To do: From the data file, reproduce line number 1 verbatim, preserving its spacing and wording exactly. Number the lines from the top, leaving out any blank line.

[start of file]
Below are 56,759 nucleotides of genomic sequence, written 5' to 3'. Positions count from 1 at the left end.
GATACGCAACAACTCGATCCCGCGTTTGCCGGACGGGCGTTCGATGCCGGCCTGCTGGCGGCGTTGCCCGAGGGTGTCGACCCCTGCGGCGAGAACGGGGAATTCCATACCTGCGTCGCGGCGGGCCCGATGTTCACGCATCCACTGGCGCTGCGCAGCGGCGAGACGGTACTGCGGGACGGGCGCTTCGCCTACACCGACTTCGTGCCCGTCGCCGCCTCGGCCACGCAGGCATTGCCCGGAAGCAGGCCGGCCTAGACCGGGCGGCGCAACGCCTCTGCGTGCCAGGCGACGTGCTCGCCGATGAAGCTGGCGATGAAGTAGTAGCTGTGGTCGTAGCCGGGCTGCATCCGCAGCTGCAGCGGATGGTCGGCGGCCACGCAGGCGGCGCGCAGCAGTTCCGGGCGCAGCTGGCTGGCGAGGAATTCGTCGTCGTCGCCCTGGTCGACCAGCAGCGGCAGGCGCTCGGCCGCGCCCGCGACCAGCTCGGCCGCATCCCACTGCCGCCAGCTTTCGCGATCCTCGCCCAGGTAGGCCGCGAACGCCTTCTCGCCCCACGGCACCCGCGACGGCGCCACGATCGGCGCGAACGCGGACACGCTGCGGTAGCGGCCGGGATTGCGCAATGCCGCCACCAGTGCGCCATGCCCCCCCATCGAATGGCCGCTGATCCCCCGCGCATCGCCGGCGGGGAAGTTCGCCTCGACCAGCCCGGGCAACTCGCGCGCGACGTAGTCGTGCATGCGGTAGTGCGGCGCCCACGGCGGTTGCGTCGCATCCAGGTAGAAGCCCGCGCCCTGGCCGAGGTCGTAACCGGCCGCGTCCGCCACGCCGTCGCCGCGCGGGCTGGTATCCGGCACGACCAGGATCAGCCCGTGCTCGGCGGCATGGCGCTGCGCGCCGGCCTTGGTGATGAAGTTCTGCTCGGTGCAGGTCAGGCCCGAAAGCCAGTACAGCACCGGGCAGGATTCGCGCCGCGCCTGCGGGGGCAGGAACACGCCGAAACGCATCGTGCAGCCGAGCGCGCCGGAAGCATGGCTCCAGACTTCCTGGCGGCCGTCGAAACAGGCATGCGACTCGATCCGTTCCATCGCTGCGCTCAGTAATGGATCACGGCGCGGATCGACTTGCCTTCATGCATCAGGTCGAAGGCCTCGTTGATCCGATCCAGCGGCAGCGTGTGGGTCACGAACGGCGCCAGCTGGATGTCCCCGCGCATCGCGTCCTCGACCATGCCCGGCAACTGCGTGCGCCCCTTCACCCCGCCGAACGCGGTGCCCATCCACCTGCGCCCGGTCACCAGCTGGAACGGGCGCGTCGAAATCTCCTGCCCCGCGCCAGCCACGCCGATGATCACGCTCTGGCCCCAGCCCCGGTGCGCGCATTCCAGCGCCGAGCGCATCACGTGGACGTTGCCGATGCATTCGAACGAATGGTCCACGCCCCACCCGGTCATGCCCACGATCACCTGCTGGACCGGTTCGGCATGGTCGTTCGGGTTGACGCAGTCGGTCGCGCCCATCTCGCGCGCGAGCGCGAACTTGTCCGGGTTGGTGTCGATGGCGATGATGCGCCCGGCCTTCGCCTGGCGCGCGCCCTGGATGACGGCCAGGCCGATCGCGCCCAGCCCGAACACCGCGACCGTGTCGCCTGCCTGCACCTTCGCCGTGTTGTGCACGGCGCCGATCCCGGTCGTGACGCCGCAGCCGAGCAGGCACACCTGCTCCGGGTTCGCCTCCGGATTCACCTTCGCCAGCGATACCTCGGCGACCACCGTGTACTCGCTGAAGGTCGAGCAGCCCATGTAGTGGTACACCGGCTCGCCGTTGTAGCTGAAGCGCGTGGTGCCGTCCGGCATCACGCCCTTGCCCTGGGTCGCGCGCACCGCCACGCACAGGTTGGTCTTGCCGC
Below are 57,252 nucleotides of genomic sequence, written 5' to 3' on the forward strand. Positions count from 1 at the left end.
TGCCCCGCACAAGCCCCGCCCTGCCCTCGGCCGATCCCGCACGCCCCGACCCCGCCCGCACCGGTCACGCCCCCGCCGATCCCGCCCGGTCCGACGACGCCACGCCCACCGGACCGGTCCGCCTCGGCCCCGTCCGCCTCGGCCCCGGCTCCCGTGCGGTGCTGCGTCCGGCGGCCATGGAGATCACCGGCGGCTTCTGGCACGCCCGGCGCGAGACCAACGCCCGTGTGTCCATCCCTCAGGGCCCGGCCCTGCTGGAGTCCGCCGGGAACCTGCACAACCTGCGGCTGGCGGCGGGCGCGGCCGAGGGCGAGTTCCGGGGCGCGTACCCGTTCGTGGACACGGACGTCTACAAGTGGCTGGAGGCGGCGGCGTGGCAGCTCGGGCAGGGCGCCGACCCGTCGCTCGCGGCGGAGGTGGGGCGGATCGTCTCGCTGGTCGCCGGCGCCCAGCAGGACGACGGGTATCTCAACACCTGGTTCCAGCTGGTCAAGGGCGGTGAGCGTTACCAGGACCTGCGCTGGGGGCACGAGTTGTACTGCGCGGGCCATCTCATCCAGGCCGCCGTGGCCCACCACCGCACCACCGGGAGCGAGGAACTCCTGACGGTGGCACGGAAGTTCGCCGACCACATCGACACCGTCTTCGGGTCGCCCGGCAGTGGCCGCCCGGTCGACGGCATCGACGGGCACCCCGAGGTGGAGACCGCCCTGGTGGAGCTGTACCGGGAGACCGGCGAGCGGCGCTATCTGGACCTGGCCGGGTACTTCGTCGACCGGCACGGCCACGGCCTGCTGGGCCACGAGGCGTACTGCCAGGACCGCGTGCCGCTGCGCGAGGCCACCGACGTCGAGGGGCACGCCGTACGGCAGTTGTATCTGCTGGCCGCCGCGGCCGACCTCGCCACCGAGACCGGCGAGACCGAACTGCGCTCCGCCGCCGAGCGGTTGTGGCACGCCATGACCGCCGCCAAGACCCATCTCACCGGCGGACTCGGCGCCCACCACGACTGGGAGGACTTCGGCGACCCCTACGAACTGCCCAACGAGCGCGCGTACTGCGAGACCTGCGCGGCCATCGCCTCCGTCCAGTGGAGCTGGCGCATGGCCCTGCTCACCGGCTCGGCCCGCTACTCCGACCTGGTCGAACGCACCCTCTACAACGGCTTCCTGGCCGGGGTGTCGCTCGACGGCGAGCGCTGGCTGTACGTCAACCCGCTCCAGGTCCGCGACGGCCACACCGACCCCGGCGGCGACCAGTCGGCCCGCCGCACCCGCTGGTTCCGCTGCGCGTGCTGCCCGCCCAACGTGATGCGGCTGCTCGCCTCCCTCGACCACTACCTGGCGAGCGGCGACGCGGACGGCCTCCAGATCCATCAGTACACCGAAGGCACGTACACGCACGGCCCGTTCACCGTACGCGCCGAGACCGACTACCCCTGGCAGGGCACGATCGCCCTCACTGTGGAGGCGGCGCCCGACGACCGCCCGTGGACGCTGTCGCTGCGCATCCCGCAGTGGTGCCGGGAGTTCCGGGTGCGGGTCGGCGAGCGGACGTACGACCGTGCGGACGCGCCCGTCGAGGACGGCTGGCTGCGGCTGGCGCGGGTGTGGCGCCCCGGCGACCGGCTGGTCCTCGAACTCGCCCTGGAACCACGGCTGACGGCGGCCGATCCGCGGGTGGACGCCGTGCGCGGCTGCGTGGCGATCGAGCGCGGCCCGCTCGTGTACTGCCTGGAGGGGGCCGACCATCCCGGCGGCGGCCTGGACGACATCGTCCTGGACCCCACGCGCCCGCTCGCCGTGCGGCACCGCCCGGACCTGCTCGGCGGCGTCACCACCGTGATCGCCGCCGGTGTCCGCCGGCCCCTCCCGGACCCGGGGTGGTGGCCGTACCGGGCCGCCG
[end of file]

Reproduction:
Below are 56,759 nucleotides of genomic sequence, written 5' to 3'. Positions count from 1 at the left end.